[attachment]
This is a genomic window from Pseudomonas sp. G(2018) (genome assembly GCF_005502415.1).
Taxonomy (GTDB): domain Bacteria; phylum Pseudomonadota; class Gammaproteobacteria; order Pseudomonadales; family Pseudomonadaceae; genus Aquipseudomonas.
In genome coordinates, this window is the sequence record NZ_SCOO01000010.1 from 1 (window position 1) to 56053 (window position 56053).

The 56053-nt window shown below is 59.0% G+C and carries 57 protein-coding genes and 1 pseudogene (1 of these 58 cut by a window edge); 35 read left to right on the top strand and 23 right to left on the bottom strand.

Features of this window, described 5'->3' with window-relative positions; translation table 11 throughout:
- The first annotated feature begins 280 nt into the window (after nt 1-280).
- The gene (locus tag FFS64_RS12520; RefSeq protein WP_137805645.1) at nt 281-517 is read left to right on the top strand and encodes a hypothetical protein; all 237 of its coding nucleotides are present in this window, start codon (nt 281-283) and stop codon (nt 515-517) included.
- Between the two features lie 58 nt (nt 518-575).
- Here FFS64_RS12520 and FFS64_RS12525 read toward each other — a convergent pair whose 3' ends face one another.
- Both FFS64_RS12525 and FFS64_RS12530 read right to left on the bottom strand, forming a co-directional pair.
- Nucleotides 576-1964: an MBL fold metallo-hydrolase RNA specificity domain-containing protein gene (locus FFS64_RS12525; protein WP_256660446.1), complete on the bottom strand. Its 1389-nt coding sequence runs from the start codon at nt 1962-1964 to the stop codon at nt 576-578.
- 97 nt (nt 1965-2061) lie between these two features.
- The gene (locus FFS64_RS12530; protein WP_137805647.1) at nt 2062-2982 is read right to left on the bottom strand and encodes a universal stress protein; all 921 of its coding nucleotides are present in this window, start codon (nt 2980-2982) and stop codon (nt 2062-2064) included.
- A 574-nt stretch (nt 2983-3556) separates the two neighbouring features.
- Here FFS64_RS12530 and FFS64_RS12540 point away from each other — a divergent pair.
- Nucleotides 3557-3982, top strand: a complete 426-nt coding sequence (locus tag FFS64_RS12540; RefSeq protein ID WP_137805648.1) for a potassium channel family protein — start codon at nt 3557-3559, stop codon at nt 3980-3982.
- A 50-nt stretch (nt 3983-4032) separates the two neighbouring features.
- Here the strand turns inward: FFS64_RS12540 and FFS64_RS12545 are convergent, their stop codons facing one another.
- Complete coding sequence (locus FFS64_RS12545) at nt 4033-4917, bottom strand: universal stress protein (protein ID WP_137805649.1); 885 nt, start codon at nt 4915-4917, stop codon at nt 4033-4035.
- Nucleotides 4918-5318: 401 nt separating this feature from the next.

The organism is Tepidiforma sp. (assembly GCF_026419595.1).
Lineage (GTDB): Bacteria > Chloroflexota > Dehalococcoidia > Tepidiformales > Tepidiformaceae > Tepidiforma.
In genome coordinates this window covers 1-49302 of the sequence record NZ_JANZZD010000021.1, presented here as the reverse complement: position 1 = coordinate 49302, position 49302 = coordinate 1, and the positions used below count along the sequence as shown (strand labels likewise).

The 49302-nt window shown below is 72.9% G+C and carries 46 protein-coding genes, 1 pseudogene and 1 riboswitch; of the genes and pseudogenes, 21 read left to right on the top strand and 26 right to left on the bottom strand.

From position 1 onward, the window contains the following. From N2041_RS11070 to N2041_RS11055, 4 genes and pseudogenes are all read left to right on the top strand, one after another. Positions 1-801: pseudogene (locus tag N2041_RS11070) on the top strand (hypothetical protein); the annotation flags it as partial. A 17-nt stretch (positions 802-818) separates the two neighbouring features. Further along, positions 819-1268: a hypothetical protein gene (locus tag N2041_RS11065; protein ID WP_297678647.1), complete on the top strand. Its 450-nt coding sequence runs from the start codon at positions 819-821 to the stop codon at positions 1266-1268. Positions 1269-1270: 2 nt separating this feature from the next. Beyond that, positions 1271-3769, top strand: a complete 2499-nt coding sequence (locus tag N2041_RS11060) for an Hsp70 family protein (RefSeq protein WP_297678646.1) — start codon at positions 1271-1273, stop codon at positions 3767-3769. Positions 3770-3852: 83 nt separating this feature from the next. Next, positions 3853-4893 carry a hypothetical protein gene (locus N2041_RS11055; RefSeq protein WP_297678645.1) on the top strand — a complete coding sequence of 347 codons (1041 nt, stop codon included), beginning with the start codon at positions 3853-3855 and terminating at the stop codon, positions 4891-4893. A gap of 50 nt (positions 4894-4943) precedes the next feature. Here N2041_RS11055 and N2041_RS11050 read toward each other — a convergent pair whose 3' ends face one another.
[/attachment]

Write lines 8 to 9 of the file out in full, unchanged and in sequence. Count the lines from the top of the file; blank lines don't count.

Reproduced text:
- Between the two features lie 58 nt (nt 518-575).
- Here FFS64_RS12520 and FFS64_RS12525 read toward each other — a convergent pair whose 3' ends face one another.